Who Invented the First Steam Engine Back in Ancient Greece?

The steam engine is one of the most important inventions in human history. It revolutionized transportation, manufacturing, and energy production.

But who was the first to invent it? Many people believe that the steam engine was first invented during the Industrial Revolution in Europe, but its origins can actually be traced back to ancient Greece.

The Aeolipile

The first recorded steam engine device was called an Aeolipile. It was invented by a mathematician and engineer named Hero of Alexandria in the first century AD.

The Aeolipile was a simple device that consisted of a sphere mounted on a pair of hollow tubes that could rotate around an axis. The tubes were positioned so that they extended tangentially from the sphere and tilted slightly downward. Water was boiled in a container below the sphere, creating steam that traveled through the tubes and caused the sphere to rotate.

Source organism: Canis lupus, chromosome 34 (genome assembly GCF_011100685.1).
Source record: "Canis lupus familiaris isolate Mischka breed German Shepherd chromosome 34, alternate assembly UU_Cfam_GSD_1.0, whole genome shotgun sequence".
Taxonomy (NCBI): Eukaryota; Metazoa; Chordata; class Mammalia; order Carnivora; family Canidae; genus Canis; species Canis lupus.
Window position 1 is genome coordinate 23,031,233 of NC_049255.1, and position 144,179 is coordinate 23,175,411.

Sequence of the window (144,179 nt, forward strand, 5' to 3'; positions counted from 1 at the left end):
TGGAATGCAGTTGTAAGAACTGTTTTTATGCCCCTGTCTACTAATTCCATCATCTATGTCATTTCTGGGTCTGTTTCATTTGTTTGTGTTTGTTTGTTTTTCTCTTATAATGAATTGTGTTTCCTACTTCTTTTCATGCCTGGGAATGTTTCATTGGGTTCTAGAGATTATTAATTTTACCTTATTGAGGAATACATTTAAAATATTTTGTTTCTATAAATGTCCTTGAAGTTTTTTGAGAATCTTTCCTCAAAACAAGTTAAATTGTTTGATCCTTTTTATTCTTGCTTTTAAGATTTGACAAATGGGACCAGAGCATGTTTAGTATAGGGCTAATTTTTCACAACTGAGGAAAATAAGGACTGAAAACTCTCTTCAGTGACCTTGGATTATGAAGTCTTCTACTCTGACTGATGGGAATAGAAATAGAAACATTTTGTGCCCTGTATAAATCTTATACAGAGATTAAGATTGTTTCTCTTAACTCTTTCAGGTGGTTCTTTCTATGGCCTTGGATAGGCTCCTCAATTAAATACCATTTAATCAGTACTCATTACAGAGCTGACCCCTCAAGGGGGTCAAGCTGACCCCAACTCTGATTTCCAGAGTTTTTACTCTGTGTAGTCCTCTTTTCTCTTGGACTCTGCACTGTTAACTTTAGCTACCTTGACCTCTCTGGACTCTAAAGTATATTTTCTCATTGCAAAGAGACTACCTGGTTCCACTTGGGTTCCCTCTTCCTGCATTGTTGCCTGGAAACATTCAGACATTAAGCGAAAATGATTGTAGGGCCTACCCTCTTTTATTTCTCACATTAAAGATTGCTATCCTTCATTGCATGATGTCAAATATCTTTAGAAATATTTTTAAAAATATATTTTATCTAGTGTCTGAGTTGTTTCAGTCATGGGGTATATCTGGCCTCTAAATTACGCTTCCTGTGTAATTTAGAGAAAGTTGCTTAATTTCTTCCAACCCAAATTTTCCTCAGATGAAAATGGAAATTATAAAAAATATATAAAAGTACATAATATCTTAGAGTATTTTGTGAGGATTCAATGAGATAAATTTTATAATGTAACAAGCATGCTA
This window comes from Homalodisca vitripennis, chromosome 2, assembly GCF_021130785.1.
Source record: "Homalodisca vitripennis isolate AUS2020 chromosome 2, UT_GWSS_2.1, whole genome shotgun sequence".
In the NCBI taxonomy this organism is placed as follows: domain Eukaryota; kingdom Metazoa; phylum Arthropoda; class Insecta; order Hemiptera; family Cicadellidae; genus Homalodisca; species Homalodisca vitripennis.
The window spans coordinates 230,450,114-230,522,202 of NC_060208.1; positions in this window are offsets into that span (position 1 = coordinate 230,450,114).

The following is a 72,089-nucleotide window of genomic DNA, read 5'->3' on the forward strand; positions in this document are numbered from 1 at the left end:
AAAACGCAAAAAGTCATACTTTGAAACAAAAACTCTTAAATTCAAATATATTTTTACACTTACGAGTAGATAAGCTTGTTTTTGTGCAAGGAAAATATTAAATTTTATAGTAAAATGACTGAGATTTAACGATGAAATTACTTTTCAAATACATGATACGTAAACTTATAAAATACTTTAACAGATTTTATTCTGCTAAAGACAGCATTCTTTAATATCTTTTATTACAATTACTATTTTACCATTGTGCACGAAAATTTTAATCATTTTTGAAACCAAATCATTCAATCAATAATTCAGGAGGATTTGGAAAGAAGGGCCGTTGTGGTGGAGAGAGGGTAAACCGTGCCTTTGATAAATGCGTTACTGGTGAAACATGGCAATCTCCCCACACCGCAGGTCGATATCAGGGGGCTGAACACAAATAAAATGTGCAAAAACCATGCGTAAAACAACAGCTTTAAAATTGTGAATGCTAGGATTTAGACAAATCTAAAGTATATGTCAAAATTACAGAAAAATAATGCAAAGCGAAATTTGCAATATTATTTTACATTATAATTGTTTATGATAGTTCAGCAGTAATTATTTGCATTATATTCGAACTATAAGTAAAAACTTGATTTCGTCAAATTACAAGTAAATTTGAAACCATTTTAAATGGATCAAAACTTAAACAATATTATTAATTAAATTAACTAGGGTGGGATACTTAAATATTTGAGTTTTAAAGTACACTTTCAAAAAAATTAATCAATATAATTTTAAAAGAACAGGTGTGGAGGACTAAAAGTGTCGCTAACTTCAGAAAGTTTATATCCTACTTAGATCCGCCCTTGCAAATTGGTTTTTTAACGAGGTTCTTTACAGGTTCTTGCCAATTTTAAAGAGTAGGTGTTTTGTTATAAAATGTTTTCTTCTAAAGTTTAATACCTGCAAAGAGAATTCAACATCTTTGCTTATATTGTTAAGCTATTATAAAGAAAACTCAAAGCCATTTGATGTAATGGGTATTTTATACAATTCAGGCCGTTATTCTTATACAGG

The Principles Behind The Aeolipile

The principle behind the Aeolipile is based on two fundamental scientific concepts: steam power and rotational force. Steam power is created when water is heated to its boiling point, causing it to expand into steam.

This expansion generates pressure that can be used to perform work. Rotational force is created when a force is applied at some distance from an axis of rotation.

It’s important to note that while Hero’s Aeolipile may have been the first recorded steam-powered device, it was not used for any practical purpose.


In conclusion, while many people believe that James Watt invented the steam engine during the Industrial Revolution in Europe, its origins can actually be traced back to ancient Greece with Hero of Alexandria’s invention of the Aeolipile. While not used for practical purposes, this invention laid down principles for future developments in steam power technology and set us on a path towards our modern-day understanding of the steam engine.